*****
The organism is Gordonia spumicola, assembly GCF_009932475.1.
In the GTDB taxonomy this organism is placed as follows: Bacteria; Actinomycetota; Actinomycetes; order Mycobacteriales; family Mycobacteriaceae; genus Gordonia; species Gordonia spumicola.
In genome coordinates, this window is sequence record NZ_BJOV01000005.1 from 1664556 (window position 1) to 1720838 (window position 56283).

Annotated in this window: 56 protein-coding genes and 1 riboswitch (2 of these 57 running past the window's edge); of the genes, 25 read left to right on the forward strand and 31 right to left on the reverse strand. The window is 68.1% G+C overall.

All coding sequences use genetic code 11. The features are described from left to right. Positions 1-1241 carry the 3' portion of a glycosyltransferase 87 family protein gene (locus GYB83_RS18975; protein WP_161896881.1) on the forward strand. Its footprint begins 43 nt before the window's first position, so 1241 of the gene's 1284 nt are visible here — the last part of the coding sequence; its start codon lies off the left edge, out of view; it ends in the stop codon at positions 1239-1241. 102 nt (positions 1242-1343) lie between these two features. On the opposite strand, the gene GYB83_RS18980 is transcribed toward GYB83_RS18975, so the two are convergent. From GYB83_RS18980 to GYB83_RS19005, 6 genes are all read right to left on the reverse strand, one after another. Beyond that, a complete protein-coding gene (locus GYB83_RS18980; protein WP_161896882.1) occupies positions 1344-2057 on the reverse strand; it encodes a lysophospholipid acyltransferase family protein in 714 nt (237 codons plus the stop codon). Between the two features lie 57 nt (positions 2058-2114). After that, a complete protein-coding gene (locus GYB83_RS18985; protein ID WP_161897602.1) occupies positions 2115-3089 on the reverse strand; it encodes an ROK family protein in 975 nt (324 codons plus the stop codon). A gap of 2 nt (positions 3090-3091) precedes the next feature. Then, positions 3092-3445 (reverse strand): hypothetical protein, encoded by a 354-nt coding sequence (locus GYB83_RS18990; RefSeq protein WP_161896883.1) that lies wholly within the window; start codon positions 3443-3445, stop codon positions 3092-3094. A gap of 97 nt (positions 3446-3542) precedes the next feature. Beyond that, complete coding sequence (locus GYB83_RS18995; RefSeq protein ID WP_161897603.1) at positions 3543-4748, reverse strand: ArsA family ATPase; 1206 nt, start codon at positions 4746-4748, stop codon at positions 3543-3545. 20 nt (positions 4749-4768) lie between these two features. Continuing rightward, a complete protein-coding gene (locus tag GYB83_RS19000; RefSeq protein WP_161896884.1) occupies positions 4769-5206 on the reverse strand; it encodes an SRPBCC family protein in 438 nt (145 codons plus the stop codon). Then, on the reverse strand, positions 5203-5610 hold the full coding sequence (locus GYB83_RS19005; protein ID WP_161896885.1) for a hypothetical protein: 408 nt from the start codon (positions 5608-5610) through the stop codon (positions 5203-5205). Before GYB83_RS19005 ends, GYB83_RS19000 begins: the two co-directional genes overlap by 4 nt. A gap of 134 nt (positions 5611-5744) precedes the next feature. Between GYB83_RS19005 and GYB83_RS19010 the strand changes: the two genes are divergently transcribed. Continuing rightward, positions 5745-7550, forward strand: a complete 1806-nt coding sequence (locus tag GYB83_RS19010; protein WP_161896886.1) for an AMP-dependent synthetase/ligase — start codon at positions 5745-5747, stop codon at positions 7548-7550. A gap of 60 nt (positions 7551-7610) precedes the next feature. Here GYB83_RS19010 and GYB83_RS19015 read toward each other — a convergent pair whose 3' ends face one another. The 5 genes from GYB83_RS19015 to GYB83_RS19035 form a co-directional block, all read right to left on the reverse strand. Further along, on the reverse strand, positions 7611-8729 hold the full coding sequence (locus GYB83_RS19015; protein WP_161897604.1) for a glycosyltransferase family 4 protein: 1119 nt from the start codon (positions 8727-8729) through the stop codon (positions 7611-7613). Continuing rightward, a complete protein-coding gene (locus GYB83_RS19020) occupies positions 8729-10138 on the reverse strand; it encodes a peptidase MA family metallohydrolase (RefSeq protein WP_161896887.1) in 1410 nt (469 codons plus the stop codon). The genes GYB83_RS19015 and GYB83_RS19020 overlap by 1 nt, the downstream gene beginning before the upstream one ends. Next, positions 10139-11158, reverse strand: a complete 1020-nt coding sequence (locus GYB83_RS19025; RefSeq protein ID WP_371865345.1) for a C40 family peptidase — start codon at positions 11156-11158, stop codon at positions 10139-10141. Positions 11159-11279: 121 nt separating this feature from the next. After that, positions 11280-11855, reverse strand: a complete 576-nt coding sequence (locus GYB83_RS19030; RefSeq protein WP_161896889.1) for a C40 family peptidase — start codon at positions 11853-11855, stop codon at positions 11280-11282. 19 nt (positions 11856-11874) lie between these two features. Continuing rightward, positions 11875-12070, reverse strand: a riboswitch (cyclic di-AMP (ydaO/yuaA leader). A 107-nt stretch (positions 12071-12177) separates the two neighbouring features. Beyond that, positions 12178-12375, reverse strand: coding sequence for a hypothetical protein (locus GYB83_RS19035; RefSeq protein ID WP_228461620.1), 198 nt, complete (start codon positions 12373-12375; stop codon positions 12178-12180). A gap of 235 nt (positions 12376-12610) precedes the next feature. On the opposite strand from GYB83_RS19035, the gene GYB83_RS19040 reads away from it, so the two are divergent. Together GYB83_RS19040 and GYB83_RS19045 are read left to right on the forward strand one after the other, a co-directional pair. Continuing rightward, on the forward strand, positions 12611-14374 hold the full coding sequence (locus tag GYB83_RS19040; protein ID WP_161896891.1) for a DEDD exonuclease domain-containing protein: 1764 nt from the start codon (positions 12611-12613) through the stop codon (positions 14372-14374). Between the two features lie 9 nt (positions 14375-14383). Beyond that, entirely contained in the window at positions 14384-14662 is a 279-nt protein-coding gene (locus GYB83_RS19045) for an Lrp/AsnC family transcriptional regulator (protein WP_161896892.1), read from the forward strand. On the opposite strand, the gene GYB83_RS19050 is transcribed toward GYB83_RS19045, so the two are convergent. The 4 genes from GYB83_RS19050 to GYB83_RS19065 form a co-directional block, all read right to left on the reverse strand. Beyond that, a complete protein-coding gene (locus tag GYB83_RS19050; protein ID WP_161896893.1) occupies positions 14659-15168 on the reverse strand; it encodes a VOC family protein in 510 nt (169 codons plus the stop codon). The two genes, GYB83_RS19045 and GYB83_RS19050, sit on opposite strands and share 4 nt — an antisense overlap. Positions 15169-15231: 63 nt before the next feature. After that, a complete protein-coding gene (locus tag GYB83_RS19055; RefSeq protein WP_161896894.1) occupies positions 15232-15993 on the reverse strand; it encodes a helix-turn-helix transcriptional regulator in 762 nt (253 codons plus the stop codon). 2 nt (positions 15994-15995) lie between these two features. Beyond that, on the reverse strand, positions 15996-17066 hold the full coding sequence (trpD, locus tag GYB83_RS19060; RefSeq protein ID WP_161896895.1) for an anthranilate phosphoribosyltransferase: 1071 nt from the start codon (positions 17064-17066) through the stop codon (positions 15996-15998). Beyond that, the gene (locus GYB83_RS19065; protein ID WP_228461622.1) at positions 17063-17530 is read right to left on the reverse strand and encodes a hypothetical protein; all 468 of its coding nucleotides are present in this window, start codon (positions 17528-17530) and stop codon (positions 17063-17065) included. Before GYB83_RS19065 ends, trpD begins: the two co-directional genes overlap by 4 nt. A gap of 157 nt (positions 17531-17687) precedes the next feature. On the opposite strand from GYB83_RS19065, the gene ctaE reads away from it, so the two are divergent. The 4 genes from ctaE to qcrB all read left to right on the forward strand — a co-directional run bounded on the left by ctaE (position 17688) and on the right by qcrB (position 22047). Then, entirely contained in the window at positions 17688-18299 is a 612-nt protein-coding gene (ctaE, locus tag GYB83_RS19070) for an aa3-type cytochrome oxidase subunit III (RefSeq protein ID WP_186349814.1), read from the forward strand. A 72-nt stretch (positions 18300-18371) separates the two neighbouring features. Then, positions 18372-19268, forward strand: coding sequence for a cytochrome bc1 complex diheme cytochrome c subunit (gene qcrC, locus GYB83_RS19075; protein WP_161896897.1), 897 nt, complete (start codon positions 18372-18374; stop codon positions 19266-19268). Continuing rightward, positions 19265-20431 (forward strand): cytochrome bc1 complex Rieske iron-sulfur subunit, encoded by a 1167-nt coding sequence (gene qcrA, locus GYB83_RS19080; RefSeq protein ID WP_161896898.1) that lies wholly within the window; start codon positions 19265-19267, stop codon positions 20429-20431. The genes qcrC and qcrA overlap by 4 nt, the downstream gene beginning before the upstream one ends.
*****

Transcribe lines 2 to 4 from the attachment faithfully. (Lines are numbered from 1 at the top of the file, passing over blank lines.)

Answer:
In the GTDB taxonomy this organism is placed as follows: Bacteria; Actinomycetota; Actinomycetes; order Mycobacteriales; family Mycobacteriaceae; genus Gordonia; species Gordonia spumicola.
In genome coordinates, this window is sequence record NZ_BJOV01000005.1 from 1664556 (window position 1) to 1720838 (window position 56283).

Annotated in this window: 56 protein-coding genes and 1 riboswitch (2 of these 57 running past the window's edge); of the genes, 25 read left to right on the forward strand and 31 right to left on the reverse strand. The window is 68.1% G+C overall.